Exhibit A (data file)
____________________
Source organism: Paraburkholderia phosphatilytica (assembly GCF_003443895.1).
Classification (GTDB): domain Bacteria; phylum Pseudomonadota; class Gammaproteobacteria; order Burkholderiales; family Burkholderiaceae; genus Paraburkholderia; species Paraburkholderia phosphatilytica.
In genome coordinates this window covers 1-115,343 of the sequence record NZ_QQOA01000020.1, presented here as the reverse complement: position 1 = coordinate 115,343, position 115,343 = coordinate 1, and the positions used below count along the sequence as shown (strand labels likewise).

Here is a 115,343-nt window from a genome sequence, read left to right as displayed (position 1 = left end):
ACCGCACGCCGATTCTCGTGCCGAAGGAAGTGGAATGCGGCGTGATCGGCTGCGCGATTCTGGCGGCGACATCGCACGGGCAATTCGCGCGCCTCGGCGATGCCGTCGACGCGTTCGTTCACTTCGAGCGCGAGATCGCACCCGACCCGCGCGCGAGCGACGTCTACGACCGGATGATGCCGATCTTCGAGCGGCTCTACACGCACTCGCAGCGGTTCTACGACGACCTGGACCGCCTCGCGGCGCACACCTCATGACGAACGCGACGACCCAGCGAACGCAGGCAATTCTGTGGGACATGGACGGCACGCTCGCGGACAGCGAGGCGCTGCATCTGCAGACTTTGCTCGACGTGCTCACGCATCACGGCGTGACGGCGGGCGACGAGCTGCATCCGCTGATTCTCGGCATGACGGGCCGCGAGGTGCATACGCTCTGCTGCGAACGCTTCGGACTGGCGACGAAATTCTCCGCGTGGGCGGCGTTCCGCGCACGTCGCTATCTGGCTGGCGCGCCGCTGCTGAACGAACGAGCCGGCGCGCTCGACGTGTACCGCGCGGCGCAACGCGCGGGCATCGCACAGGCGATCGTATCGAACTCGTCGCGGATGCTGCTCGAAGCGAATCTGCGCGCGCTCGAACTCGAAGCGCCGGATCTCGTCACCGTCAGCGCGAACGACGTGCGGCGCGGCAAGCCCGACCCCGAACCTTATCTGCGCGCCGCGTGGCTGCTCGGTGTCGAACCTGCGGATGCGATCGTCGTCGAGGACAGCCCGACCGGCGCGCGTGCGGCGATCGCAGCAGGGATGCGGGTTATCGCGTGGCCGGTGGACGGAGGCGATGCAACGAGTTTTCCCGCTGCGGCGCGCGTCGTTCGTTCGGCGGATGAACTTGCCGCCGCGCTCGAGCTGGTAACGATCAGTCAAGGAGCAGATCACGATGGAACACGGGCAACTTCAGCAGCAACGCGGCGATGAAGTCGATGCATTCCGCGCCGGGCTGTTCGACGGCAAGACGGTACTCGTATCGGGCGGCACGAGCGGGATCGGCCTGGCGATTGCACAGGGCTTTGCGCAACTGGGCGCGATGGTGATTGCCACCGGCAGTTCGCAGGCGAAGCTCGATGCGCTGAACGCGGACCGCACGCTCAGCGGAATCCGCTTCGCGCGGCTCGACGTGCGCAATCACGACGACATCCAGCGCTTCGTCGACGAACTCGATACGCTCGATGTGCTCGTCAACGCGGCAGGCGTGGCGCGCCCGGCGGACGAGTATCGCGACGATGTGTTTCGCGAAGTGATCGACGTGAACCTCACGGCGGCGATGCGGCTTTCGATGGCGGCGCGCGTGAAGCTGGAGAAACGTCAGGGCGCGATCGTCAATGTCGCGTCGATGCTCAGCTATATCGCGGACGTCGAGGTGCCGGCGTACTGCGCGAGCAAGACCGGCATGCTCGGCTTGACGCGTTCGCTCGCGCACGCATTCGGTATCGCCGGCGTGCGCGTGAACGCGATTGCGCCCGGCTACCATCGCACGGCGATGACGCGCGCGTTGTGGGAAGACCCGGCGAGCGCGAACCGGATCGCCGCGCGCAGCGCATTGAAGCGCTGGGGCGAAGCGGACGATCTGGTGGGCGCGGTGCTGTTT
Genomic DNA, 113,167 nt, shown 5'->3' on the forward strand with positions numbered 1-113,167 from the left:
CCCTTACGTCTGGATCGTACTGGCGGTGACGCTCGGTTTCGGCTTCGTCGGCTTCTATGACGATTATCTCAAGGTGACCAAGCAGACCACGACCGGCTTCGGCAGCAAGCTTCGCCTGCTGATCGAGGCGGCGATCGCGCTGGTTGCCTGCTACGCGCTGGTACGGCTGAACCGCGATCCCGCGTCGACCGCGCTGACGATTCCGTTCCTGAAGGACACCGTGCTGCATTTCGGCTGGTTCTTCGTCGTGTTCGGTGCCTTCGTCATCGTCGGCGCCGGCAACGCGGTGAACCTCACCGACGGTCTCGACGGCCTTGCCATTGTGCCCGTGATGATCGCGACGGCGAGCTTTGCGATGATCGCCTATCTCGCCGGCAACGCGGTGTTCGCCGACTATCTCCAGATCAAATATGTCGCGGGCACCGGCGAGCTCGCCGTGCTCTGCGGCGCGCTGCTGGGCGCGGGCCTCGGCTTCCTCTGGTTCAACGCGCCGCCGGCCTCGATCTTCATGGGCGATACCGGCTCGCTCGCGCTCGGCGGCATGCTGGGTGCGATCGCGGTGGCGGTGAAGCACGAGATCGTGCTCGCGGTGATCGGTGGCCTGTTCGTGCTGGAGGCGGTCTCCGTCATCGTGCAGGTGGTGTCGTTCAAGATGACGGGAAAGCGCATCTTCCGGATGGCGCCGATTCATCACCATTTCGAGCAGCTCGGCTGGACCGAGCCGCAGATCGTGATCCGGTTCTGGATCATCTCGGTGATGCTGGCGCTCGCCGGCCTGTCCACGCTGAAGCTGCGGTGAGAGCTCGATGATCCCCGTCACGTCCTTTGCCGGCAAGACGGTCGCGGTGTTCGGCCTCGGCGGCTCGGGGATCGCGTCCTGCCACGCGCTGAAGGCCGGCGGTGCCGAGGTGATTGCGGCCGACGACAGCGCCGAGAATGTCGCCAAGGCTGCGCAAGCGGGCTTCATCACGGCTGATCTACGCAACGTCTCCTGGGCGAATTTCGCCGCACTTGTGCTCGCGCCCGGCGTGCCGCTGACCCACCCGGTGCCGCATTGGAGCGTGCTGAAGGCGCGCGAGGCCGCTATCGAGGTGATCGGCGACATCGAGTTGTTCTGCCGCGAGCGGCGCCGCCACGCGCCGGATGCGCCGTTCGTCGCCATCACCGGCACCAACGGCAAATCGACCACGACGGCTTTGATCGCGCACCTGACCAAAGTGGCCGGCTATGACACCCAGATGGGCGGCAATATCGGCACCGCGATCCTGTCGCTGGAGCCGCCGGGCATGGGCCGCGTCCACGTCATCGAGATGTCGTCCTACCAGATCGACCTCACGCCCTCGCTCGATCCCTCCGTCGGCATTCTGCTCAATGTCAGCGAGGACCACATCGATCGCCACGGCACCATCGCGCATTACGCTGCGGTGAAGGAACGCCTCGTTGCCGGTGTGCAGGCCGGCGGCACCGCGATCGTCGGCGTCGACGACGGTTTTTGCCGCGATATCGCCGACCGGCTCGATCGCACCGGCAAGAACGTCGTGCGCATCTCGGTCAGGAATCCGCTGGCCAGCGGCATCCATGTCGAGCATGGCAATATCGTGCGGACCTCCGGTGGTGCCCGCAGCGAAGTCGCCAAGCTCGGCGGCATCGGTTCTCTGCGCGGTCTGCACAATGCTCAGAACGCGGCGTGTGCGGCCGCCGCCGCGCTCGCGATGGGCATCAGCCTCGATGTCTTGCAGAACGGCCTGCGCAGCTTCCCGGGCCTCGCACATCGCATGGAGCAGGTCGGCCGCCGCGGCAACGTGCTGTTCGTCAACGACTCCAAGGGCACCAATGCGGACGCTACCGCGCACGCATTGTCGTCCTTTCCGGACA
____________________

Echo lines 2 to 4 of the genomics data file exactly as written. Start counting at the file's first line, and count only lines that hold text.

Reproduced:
Classification (GTDB): domain Bacteria; phylum Pseudomonadota; class Gammaproteobacteria; order Burkholderiales; family Burkholderiaceae; genus Paraburkholderia; species Paraburkholderia phosphatilytica.
In genome coordinates this window covers 1-115,343 of the sequence record NZ_QQOA01000020.1, presented here as the reverse complement: position 1 = coordinate 115,343, position 115,343 = coordinate 1, and the positions used below count along the sequence as shown (strand labels likewise).

Here is a 115,343-nt window from a genome sequence, read left to right as displayed (position 1 = left end):